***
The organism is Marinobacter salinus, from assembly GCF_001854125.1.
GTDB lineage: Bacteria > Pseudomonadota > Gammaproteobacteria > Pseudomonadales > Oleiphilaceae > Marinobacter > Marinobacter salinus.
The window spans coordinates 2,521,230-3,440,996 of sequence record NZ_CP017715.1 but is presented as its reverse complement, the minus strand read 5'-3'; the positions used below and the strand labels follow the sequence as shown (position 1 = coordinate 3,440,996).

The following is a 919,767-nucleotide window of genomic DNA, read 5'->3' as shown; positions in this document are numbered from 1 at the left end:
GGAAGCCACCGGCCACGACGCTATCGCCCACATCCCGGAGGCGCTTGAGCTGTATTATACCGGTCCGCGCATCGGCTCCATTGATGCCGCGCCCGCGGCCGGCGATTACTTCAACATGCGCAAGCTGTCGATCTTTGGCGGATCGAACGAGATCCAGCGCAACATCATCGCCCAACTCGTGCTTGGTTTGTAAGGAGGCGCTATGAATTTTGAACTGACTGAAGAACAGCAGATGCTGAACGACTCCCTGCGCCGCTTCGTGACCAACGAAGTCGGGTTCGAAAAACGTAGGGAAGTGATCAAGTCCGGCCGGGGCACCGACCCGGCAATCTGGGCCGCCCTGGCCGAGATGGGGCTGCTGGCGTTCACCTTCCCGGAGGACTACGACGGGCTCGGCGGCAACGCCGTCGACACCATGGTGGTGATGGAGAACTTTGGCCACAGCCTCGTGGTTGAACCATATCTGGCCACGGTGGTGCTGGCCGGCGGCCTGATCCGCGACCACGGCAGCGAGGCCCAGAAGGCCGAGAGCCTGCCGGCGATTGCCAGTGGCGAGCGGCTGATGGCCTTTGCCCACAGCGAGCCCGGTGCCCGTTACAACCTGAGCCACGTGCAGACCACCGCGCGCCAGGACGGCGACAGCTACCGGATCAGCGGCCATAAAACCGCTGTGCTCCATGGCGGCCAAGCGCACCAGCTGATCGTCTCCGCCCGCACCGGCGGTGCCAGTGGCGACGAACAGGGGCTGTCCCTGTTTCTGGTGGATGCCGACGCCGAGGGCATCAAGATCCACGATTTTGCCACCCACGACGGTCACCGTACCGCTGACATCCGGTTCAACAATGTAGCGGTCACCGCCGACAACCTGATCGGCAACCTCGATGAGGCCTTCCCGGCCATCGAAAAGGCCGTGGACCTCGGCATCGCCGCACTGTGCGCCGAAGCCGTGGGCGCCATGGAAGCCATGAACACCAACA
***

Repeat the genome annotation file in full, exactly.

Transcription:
The organism is Marinobacter salinus, from assembly GCF_001854125.1.
GTDB lineage: Bacteria > Pseudomonadota > Gammaproteobacteria > Pseudomonadales > Oleiphilaceae > Marinobacter > Marinobacter salinus.
The window spans coordinates 2,521,230-3,440,996 of sequence record NZ_CP017715.1 but is presented as its reverse complement, the minus strand read 5'-3'; the positions used below and the strand labels follow the sequence as shown (position 1 = coordinate 3,440,996).

The following is a 919,767-nucleotide window of genomic DNA, read 5'->3' as shown; positions in this document are numbered from 1 at the left end:
GGAAGCCACCGGCCACGACGCTATCGCCCACATCCCGGAGGCGCTTGAGCTGTATTATACCGGTCCGCGCATCGGCTCCATTGATGCCGCGCCCGCGGCCGGCGATTACTTCAACATGCGCAAGCTGTCGATCTTTGGCGGATCGAACGAGATCCAGCGCAACATCATCGCCCAACTCGTGCTTGGTTTGTAAGGAGGCGCTATGAATTTTGAACTGACTGAAGAACAGCAGATGCTGAACGACTCCCTGCGCCGCTTCGTGACCAACGAAGTCGGGTTCGAAAAACGTAGGGAAGTGATCAAGTCCGGCCGGGGCACCGACCCGGCAATCTGGGCCGCCCTGGCCGAGATGGGGCTGCTGGCGTTCACCTTCCCGGAGGACTACGACGGGCTCGGCGGCAACGCCGTCGACACCATGGTGGTGATGGAGAACTTTGGCCACAGCCTCGTGGTTGAACCATATCTGGCCACGGTGGTGCTGGCCGGCGGCCTGATCCGCGACCACGGCAGCGAGGCCCAGAAGGCCGAGAGCCTGCCGGCGATTGCCAGTGGCGAGCGGCTGATGGCCTTTGCCCACAGCGAGCCCGGTGCCCGTTACAACCTGAGCCACGTGCAGACCACCGCGCGCCAGGACGGCGACAGCTACCGGATCAGCGGCCATAAAACCGCTGTGCTCCATGGCGGCCAAGCGCACCAGCTGATCGTCTCCGCCCGCACCGGCGGTGCCAGTGGCGACGAACAGGGGCTGTCCCTGTTTCTGGTGGATGCCGACGCCGAGGGCATCAAGATCCACGATTTTGCCACCCACGACGGTCACCGTACCGCTGACATCCGGTTCAACAATGTAGCGGTCACCGCCGACAACCTGATCGGCAACCTCGATGAGGCCTTCCCGGCCATCGAAAAGGCCGTGGACCTCGGCATCGCCGCACTGTGCGCCGAAGCCGTGGGCGCCATGGAAGCCATGAACACCAACA